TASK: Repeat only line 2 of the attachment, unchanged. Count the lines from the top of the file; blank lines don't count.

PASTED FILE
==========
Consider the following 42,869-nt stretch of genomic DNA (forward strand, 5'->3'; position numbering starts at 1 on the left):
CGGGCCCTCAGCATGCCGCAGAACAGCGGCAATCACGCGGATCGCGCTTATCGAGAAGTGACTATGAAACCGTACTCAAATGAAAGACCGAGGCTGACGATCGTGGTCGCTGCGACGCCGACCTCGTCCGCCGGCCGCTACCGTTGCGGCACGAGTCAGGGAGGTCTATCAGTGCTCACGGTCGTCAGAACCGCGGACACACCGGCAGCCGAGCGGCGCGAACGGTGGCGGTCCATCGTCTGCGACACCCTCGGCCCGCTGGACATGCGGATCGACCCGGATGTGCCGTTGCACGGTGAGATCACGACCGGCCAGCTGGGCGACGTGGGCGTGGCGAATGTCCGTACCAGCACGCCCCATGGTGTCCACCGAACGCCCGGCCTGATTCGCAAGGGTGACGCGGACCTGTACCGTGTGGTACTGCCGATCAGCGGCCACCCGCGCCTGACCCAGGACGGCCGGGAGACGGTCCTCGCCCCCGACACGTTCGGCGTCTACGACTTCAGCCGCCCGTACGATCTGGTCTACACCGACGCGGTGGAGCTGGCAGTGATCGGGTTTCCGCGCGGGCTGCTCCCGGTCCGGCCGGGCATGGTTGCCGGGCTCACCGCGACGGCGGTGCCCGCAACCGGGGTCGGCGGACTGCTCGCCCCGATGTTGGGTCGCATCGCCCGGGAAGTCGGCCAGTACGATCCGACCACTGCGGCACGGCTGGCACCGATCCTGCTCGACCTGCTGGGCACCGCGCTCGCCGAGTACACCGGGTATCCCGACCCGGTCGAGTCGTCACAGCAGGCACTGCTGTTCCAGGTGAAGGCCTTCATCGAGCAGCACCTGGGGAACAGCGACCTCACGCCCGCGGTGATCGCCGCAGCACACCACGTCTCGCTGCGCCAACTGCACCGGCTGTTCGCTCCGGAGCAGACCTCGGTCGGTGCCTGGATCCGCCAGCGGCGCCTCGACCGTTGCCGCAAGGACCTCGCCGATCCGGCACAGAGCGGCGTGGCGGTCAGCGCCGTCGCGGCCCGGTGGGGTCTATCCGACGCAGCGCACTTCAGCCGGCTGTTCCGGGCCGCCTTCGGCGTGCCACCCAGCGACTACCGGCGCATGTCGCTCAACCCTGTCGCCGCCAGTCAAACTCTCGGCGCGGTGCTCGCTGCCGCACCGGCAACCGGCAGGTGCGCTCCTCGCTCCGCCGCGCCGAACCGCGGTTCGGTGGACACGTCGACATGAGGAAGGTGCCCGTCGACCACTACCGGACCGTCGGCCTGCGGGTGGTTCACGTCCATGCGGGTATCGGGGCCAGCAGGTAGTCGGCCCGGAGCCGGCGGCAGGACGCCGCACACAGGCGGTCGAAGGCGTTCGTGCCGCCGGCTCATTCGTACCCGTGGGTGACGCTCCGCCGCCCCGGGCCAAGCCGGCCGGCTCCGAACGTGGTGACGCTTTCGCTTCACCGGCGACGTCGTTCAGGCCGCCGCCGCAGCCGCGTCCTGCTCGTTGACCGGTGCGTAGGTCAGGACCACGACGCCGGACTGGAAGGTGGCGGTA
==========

CGGGCCCTCAGCATGCCGCAGAACAGCGGCAATCACGCGGATCGCGCTTATCGAGAAGTGACTATGAAACCGTACTCAAATGAAAGACCGAGGCTGACGATCGTGGTCGCTGCGACGCCGACCTCGTCCGCCGGCCGCTACCGTTGCGGCACGAGTCAGGGAGGTCTATCAGTGCTCACGGTCGTCAGAACCGCGGACACACCGGCAGCCGAGCGGCGCGAACGGTGGCGGTCCATCGTCTGCGACACCCTCGGCCCGCTGGACATGCGGATCGACCCGGATGTGCCGTTGCACGGTGAGATCACGACCGGCCAGCTGGGCGACGTGGGCGTGGCGAATGTCCGTACCAGCACGCCCCATGGTGTCCACCGAACGCCCGGCCTGATTCGCAAGGGTGACGCGGACCTGTACCGTGTGGTACTGCCGATCAGCGGCCACCCGCGCCTGACCCAGGACGGCCGGGAGACGGTCCTCGCCCCCGACACGTTCGGCGTCTACGACTTCAGCCGCCCGTACGATCTGGTCTACACCGACGCGGTGGAGCTGGCAGTGATCGGGTTTCCGCGCGGGCTGCTCCCGGTCCGGCCGGGCATGGTTGCCGGGCTCACCGCGACGGCGGTGCCCGCAACCGGGGTCGGCGGACTGCTCGCCCCGATGTTGGGTCGCATCGCCCGGGAAGTCGGCCAGTACGATCCGACCACTGCGGCACGGCTGGCACCGATCCTGCTCGACCTGCTGGGCACCGCGCTCGCCGAGTACACCGGGTATCCCGACCCGGTCGAGTCGTCACAGCAGGCACTGCTGTTCCAGGTGAAGGCCTTCATCGAGCAGCACCTGGGGAACAGCGACCTCACGCCCGCGGTGATCGCCGCAGCACACCACGTCTCGCTGCGCCAACTGCACCGGCTGTTCGCTCCGGAGCAGACCTCGGTCGGTGCCTGGATCCGCCAGCGGCGCCTCGACCGTTGCCGCAAGGACCTCGCCGATCCGGCACAGAGCGGCGTGGCGGTCAGCGCCGTCGCGGCCCGGTGGGGTCTATCCGACGCAGCGCACTTCAGCCGGCTGTTCCGGGCCGCCTTCGGCGTGCCACCCAGCGACTACCGGCGCATGTCGCTCAACCCTGTCGCCGCCAGTCAAACTCTCGGCGCGGTGCTCGCTGCCGCACCGGCAACCGGCAGGTGCGCTCCTCGCTCCGCCGCGCCGAACCGCGGTTCGGTGGACACGTCGACATGAGGAAGGTGCCCGTCGACCACTACCGGACCGTCGGCCTGCGGGTGGTTCACGTCCATGCGGGTATCGGGGCCAGCAGGTAGTCGGCCCGGAGCCGGCGGCAGGACGCCGCACACAGGCGGTCGAAGGCGTTCGTGCCGCCGGCTCATTCGTACCCGTGGGTGACGCTCCGCCGCCCCGGGCCAAGCCGGCCGGCTCCGAACGTGGTGACGCTTTCGCTTCACCGGCGACGTCGTTCAGGCCGCCGCCGCAGCCGCGTCCTGCTCGTTGACCGGTGCGTAGGTCAGGACCACGACGCCGGACTGGAAGGTGGCGGTA